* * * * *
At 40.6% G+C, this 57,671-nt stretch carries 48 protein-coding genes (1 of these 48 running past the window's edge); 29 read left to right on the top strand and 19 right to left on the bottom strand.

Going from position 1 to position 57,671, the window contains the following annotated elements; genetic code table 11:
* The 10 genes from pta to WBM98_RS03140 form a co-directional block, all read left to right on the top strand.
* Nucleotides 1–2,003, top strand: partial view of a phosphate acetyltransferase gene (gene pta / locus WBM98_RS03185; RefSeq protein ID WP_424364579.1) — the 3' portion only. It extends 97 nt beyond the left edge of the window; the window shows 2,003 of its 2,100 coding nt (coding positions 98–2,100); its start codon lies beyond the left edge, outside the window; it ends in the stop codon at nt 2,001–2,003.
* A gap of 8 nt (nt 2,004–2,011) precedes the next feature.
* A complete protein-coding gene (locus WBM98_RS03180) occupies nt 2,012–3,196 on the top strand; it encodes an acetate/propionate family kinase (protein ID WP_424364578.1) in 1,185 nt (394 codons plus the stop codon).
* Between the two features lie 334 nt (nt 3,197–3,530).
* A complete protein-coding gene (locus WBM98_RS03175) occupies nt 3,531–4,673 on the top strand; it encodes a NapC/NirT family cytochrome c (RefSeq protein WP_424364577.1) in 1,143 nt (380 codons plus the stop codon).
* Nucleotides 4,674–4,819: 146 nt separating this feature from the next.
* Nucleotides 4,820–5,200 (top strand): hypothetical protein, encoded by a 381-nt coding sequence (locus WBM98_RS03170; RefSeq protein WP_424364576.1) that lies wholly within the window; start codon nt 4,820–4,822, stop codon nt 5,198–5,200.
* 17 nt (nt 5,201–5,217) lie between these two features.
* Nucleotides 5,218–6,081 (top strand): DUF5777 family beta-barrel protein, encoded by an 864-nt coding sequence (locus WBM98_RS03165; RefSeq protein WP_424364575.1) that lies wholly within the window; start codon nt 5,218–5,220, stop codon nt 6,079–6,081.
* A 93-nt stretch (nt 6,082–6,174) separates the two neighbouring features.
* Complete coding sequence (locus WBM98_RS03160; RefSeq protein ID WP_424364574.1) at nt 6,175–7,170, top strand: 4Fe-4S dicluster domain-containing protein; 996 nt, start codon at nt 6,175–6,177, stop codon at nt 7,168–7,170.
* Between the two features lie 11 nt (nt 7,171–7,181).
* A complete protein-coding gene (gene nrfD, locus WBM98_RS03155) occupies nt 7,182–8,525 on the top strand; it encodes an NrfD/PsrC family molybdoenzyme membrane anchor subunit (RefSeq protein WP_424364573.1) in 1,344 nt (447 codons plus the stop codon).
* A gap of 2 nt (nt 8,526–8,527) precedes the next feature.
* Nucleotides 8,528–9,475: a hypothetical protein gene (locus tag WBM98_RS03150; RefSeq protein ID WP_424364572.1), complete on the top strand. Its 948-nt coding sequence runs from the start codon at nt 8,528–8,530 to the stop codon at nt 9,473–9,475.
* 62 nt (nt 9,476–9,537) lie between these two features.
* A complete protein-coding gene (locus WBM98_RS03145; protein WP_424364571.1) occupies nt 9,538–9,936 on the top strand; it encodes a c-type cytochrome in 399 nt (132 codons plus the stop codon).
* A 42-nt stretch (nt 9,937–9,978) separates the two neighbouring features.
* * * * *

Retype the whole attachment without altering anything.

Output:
At 40.6% G+C, this 57,671-nt stretch carries 48 protein-coding genes (1 of these 48 running past the window's edge); 29 read left to right on the top strand and 19 right to left on the bottom strand.

Going from position 1 to position 57,671, the window contains the following annotated elements; genetic code table 11:
* The 10 genes from pta to WBM98_RS03140 form a co-directional block, all read left to right on the top strand.
* Nucleotides 1–2,003, top strand: partial view of a phosphate acetyltransferase gene (gene pta / locus WBM98_RS03185; RefSeq protein ID WP_424364579.1) — the 3' portion only. It extends 97 nt beyond the left edge of the window; the window shows 2,003 of its 2,100 coding nt (coding positions 98–2,100); its start codon lies beyond the left edge, outside the window; it ends in the stop codon at nt 2,001–2,003.
* A gap of 8 nt (nt 2,004–2,011) precedes the next feature.
* A complete protein-coding gene (locus WBM98_RS03180) occupies nt 2,012–3,196 on the top strand; it encodes an acetate/propionate family kinase (protein ID WP_424364578.1) in 1,185 nt (394 codons plus the stop codon).
* Between the two features lie 334 nt (nt 3,197–3,530).
* A complete protein-coding gene (locus WBM98_RS03175) occupies nt 3,531–4,673 on the top strand; it encodes a NapC/NirT family cytochrome c (RefSeq protein WP_424364577.1) in 1,143 nt (380 codons plus the stop codon).
* Nucleotides 4,674–4,819: 146 nt separating this feature from the next.
* Nucleotides 4,820–5,200 (top strand): hypothetical protein, encoded by a 381-nt coding sequence (locus WBM98_RS03170; RefSeq protein WP_424364576.1) that lies wholly within the window; start codon nt 4,820–4,822, stop codon nt 5,198–5,200.
* 17 nt (nt 5,201–5,217) lie between these two features.
* Nucleotides 5,218–6,081 (top strand): DUF5777 family beta-barrel protein, encoded by an 864-nt coding sequence (locus WBM98_RS03165; RefSeq protein WP_424364575.1) that lies wholly within the window; start codon nt 5,218–5,220, stop codon nt 6,079–6,081.
* A 93-nt stretch (nt 6,082–6,174) separates the two neighbouring features.
* Complete coding sequence (locus WBM98_RS03160; RefSeq protein ID WP_424364574.1) at nt 6,175–7,170, top strand: 4Fe-4S dicluster domain-containing protein; 996 nt, start codon at nt 6,175–6,177, stop codon at nt 7,168–7,170.
* Between the two features lie 11 nt (nt 7,171–7,181).
* A complete protein-coding gene (gene nrfD, locus WBM98_RS03155) occupies nt 7,182–8,525 on the top strand; it encodes an NrfD/PsrC family molybdoenzyme membrane anchor subunit (RefSeq protein WP_424364573.1) in 1,344 nt (447 codons plus the stop codon).
* A gap of 2 nt (nt 8,526–8,527) precedes the next feature.
* Nucleotides 8,528–9,475: a hypothetical protein gene (locus tag WBM98_RS03150; RefSeq protein ID WP_424364572.1), complete on the top strand. Its 948-nt coding sequence runs from the start codon at nt 8,528–8,530 to the stop codon at nt 9,473–9,475.
* 62 nt (nt 9,476–9,537) lie between these two features.
* A complete protein-coding gene (locus WBM98_RS03145; protein WP_424364571.1) occupies nt 9,538–9,936 on the top strand; it encodes a c-type cytochrome in 399 nt (132 codons plus the stop codon).
* A 42-nt stretch (nt 9,937–9,978) separates the two neighbouring features.